Biblical Law Vs. Reality

I don’t believe people are good or bad by nature.  I do believe people do what is in their best interest, for survival purposes.  A few weeks ago, I would have told you the bible was nuts.  Now I have to say what I know to be true.  People need God.  We need Jesus.

I don’t know if it’s our cultural programming that tells us we are wicked or if it’s our parents and all of their parents and ancestors collective guilt but guilt has been laid upon us within our own minds.  This is the place where it does the most damage.  When people perceive themselves as bad people, they tend to do bad things or just act badly and make poor choices.  All the don’t do list becomes a to-do list.  It has been found in psychology exams on children that when given a command to not do (phrased as a “don’t do etc.”) their minds reacted in ways that produced the undesired outcome although it was forbidden.  That is the nature of the outcome of a negatory command.  It is, in essence, a command to do the forbidden.  Which leads me to wonder why the bible was even written – full of negatively phrased commands.

Parents, when trying to discipline their children, tell them what not to do after they do it.  The bible tells us who’ve grown up in the church what to do before we decide to do it.  Perhaps this is the reasoning for so many rebellious church raised children.  They are raised in a restrictive environment without the room for exploration of natural consequences; it feels prohibitive.  It is because of this collective mind poisoning that we need Christ – to cleanse our consciences.  The Jewish people who wrote the bible had the worst conscience burden out of all cultures.  Eventually, they became so legalistic, they even accepted the conscience burden of killing Christ.  It took Christ coming back from the dead to tell them they weren’t so powerful as to usurp God, law and kill their creator by their misbehavior.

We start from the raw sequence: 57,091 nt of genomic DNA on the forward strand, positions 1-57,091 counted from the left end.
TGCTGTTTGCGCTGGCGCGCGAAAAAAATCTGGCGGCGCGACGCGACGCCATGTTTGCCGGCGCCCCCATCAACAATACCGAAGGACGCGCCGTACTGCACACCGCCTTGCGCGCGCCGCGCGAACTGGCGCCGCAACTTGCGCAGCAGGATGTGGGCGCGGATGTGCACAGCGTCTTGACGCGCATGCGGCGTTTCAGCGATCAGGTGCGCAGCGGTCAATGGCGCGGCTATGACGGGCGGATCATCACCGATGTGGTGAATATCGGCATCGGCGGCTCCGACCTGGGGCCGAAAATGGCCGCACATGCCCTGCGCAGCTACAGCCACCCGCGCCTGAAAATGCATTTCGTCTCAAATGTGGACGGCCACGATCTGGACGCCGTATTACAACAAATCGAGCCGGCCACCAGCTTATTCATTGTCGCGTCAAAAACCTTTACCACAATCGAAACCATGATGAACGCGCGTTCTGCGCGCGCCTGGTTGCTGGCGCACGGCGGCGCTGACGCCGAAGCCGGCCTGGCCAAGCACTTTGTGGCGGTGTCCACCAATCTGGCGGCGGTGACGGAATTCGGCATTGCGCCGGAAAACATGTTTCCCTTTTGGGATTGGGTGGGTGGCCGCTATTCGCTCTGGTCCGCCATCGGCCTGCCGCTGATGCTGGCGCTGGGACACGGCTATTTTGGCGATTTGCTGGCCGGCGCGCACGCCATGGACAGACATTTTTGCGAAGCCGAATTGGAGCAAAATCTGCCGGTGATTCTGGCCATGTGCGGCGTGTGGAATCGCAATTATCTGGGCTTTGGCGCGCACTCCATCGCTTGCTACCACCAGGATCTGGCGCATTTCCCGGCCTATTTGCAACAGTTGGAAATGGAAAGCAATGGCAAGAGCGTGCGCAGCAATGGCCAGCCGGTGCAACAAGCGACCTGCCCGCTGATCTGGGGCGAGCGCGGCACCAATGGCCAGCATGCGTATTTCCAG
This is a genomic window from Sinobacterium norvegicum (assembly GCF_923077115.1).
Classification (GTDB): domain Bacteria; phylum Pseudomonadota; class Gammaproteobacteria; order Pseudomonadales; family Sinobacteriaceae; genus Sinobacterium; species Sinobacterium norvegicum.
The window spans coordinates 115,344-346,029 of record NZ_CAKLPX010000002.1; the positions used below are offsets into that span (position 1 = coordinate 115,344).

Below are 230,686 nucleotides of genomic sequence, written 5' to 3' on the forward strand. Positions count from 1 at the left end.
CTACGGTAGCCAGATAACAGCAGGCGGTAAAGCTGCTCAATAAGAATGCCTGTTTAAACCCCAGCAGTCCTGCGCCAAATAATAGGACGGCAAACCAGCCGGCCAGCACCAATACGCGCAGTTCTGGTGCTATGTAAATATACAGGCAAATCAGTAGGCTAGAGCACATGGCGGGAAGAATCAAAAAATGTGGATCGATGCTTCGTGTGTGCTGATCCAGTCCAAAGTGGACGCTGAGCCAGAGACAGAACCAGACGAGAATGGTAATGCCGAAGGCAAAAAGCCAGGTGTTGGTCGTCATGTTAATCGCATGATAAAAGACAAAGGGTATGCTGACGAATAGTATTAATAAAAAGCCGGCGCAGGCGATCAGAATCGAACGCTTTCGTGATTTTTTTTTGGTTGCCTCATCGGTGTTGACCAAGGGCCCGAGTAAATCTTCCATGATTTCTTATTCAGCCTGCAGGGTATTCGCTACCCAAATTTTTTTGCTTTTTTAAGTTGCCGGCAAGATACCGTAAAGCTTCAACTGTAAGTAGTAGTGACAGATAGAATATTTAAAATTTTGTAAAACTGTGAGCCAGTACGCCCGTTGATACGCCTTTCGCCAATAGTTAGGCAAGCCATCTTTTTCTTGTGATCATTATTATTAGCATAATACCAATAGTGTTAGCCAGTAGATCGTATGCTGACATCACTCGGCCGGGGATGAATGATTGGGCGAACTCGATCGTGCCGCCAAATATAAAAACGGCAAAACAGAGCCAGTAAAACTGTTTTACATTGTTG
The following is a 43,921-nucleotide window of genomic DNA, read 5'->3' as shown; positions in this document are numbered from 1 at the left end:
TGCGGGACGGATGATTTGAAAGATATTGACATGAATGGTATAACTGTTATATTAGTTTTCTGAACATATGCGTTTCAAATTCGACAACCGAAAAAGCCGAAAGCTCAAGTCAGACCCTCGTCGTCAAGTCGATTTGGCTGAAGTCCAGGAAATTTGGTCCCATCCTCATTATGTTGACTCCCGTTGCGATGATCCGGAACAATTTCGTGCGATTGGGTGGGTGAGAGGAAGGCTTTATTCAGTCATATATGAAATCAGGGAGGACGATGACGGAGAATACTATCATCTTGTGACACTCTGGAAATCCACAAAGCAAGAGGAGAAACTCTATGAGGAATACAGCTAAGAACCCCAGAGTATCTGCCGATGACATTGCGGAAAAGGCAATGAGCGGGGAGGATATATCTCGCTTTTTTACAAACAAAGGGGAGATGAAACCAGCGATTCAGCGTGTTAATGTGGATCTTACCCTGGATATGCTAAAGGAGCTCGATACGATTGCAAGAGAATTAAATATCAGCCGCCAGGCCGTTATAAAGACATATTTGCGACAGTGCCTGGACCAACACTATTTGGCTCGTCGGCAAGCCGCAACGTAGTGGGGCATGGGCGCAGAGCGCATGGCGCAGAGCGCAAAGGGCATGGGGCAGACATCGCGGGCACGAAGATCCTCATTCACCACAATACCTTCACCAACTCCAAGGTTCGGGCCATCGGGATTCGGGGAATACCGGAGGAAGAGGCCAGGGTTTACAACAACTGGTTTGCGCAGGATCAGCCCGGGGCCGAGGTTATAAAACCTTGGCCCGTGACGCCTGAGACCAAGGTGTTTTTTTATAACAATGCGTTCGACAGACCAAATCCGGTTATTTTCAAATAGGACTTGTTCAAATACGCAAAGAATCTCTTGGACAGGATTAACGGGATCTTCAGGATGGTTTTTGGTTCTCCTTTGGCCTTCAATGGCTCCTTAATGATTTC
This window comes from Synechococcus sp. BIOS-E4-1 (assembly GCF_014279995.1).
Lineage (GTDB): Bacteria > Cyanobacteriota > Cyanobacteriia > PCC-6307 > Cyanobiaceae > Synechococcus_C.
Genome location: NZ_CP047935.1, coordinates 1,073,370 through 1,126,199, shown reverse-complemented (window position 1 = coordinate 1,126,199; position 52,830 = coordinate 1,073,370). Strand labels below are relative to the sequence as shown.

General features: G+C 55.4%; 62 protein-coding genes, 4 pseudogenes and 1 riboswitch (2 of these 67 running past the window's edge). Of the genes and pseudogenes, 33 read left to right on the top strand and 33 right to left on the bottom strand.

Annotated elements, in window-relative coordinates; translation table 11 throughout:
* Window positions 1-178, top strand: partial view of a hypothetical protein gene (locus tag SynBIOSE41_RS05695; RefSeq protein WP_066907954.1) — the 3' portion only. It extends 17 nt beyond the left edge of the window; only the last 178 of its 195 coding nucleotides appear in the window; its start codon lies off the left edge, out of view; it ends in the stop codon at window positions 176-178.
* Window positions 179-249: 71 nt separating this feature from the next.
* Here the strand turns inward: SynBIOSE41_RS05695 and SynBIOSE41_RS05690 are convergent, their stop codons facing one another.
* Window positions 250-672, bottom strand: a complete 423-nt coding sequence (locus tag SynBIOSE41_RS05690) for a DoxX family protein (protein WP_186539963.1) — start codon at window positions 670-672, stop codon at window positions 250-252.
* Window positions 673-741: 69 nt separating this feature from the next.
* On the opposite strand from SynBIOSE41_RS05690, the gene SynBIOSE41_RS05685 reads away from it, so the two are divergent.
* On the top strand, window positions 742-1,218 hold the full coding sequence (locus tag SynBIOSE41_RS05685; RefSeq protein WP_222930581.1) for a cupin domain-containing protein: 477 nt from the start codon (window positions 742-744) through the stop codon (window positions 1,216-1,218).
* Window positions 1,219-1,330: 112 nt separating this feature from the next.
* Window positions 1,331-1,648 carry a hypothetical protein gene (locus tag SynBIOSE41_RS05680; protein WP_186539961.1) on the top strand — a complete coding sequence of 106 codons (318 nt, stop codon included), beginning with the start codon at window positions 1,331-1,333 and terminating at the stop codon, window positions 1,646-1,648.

It seems almost comical that they believe that the God who created the Red Sea, then parted it, could be killed.  They couldn’t forgive themselves, each other or their creator.  They had essentially given up on life.  Deep down, they knew their birth was not their fault.  Their placement in a sinful environment was not their fault, their sin was not their fault.  As the bible says, I created the destroyer.  I forged the blacksmith.  Yes, God says that in Isaiah.  People wanted to punish God and capitulate their guilt.  In their eyes, they were evil – as in God’s.  They had already done enough deserving of death, why not go all the way and kill the One who made them.  They didn’t believe in forgiveness.  Why should they have?  It was their God who instituted the laws of stoning each other for petty sins.  

I guess what I’m getting at is that the Jewish God and His miracles were too small in the minds of the Jews to eradicate and forgive their sins.  I would go so far as to say that they were shaped into monsters with the Jewish customs of bloody, violent and prohibitive by nature ways of absolving guilt.  Jewish people, as a society, were exclusive.  They didn’t allow association with people they believed were cursed or people that had flaws.  Even women were considered dirty and unclean or unfit to be in men’s presence when on their period.

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